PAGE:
This week the Indian community will be celebrating their new Hindu Temple of Greater Springfield, the Shree MahaLakshmi Temple, located in Chatham. Starting Oct. 13 and lasting through Oct. 17, events will include religious and cultural programs, Indian classical dance, and music. The public is welcome.

The culminating event on Oct. 17 will be the MahaKumbhabhisekham ceremony which dedicates and consecrates the temple. This ritual, which dates back hundreds of years, includes pouring sacred water from a great vessel: Maha (great), kumbha (water holder), abhisekham (sanctification with water).

Hinduism is the oldest and third largest religion in the world. Hindus believe in one god, Brahma, but honors other gods and goddesses, depending on one's sect/denomination. Gopal Reddy, the chair of the temple board, explains that the groups "have the freedom to choose which of the deities they wish to honor."

That is something that had to be considered when designing the new temple. The Indian community represents many different denominations.

The temple, which is around 8,000 square feet, will serve as the main religious area with shrines (called Garbgalayas) honoring Hindu deities such as Sri Mahalaxmi, Sri Balaji, Sri Rama, and others. A 10-foot-wide passage connects the temple to a community building that spans an additional 8,000 square feet. The community building has five classrooms, a kitchen and an auditorium which will allow for festivals, weddings and other events. A free clinic open to the public is planned.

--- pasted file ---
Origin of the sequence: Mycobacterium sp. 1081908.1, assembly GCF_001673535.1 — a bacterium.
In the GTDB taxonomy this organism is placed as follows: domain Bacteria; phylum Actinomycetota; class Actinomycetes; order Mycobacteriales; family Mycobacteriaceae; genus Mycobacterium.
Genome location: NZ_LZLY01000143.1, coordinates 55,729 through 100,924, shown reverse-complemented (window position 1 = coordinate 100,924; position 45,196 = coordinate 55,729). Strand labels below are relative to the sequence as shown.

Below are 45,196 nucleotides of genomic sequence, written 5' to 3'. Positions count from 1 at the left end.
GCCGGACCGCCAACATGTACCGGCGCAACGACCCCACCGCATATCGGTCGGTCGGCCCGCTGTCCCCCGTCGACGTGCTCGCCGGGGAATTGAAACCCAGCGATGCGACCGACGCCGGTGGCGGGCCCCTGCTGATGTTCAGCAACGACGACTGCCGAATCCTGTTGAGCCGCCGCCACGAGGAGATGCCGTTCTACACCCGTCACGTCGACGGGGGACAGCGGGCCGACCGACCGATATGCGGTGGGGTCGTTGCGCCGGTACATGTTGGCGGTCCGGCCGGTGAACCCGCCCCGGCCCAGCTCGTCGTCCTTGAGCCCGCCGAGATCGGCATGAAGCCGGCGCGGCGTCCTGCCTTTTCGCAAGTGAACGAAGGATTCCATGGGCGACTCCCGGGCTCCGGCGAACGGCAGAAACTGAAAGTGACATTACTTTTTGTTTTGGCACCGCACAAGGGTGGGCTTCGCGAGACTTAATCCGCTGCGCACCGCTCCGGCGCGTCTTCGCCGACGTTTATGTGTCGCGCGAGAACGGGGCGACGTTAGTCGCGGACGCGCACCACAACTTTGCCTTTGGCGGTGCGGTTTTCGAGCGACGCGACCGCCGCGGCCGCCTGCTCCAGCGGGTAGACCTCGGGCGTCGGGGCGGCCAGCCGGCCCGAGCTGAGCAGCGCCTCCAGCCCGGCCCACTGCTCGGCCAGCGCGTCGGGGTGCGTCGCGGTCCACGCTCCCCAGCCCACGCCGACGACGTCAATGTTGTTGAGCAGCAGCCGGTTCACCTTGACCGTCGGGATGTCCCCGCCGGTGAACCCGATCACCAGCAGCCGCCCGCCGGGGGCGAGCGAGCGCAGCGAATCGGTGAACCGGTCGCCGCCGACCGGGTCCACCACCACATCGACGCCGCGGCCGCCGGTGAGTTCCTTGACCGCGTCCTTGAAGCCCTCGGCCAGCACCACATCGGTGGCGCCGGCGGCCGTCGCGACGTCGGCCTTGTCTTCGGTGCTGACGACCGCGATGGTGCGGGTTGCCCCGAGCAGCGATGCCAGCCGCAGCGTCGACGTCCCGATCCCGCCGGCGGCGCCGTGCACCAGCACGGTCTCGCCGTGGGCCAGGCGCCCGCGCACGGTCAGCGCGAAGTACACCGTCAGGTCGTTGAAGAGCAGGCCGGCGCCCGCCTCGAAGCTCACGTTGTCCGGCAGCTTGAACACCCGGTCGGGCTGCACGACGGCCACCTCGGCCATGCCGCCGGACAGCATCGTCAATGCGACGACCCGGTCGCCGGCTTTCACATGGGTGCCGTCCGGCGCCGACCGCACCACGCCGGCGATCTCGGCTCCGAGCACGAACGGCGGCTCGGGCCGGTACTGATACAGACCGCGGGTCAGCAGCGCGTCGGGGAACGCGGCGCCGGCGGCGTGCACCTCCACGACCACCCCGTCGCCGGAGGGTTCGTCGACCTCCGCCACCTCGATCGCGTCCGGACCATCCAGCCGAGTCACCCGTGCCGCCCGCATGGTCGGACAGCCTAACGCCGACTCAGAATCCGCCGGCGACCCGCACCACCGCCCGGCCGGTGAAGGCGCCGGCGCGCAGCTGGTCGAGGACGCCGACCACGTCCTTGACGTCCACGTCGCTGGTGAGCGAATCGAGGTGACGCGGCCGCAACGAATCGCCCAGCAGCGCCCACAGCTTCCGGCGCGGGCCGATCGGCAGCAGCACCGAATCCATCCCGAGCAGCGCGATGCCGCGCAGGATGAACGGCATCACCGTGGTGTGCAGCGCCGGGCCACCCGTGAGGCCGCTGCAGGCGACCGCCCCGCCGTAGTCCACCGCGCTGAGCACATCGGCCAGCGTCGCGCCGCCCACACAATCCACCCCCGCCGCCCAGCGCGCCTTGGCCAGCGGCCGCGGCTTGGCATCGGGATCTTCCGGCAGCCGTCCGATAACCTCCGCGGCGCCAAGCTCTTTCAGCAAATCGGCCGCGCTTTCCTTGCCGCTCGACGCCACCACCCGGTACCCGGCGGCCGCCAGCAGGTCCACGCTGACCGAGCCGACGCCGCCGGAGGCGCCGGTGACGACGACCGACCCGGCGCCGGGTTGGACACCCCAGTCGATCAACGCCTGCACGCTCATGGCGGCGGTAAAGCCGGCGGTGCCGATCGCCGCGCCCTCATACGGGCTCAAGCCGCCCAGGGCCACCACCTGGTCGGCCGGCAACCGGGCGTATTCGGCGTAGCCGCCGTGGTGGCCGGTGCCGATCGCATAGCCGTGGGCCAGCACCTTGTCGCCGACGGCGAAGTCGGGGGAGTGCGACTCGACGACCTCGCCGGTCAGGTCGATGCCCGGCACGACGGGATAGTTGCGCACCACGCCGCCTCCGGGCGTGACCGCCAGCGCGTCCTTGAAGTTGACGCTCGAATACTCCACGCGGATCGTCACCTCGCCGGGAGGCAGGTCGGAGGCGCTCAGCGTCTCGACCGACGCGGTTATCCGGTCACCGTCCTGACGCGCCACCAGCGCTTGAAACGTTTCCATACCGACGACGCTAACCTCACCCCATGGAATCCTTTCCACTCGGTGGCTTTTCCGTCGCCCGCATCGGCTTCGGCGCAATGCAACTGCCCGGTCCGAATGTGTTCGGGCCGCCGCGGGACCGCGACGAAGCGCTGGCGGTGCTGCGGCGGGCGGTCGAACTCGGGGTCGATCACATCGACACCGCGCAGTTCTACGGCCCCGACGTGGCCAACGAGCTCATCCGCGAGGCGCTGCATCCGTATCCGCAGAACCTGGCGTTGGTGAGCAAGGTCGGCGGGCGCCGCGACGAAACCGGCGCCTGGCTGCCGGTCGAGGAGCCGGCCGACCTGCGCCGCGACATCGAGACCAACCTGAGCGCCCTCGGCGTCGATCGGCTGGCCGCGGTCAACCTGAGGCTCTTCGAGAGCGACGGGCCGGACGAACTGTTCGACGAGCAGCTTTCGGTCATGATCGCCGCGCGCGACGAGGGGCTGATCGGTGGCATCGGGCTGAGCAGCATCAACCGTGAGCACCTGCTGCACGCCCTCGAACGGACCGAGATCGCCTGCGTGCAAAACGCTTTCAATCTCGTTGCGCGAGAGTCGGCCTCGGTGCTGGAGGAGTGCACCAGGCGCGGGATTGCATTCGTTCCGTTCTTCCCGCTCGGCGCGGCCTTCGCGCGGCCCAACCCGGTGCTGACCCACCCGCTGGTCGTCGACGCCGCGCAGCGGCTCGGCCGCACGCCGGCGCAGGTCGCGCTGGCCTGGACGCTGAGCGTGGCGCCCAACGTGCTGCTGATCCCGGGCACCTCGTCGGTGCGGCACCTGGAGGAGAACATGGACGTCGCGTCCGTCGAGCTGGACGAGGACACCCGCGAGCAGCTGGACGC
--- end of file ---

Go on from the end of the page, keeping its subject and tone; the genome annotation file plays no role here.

The plans for the temple began a few years ago. Groundbreaking occurred in April 2018, and construction started in October 2019. Reddy says, "The whole Indian community has been involved, not just one person or group."

The exterior is not fully completed.

The Oct. 17 event will be from 8 a.m. to noon, followed by a boxed lunch, and is open to the public. The temple is located at 1001 W. Walnut, Chatham.

Illinois Times has provided readers with independent journalism for more than 40 years, from news and politics to arts and culture.

Now more than ever, we’re asking for your support to continue providing our community with real news that everyone can access, free of charge.

We’re also offering a home delivery option as an added convenience for friends of the paper.

Click here to subscribe, or simply show your support for Illinois Times.

Got something to say?
Send a letter to the editor and we'll publish your feedback in print!

Comments (0)

Add a comment

Add a Comment